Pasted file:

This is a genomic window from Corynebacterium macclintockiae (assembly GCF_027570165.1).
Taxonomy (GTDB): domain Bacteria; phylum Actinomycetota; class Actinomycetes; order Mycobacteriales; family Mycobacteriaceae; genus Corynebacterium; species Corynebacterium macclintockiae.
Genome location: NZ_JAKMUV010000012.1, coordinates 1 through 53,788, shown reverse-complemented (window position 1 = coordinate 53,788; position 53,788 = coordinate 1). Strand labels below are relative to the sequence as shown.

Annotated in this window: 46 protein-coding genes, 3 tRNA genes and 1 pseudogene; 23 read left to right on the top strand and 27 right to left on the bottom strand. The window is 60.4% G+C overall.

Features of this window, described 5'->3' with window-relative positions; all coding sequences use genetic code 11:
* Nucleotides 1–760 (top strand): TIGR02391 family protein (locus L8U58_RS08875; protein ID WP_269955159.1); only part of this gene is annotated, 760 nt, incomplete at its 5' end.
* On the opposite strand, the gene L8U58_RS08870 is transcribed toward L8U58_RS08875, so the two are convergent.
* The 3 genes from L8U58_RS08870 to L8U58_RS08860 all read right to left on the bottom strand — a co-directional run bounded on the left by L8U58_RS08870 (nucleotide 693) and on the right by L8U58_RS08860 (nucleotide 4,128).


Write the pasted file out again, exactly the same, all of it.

This is a genomic window from Corynebacterium macclintockiae (assembly GCF_027570165.1).
Taxonomy (GTDB): domain Bacteria; phylum Actinomycetota; class Actinomycetes; order Mycobacteriales; family Mycobacteriaceae; genus Corynebacterium; species Corynebacterium macclintockiae.
Genome location: NZ_JAKMUV010000012.1, coordinates 1 through 53,788, shown reverse-complemented (window position 1 = coordinate 53,788; position 53,788 = coordinate 1). Strand labels below are relative to the sequence as shown.

Annotated in this window: 46 protein-coding genes, 3 tRNA genes and 1 pseudogene; 23 read left to right on the top strand and 27 right to left on the bottom strand. The window is 60.4% G+C overall.

Features of this window, described 5'->3' with window-relative positions; all coding sequences use genetic code 11:
* Nucleotides 1–760 (top strand): TIGR02391 family protein (locus L8U58_RS08875; protein ID WP_269955159.1); only part of this gene is annotated, 760 nt, incomplete at its 5' end.
* On the opposite strand, the gene L8U58_RS08870 is transcribed toward L8U58_RS08875, so the two are convergent.
* The 3 genes from L8U58_RS08870 to L8U58_RS08860 all read right to left on the bottom strand — a co-directional run bounded on the left by L8U58_RS08870 (nucleotide 693) and on the right by L8U58_RS08860 (nucleotide 4,128).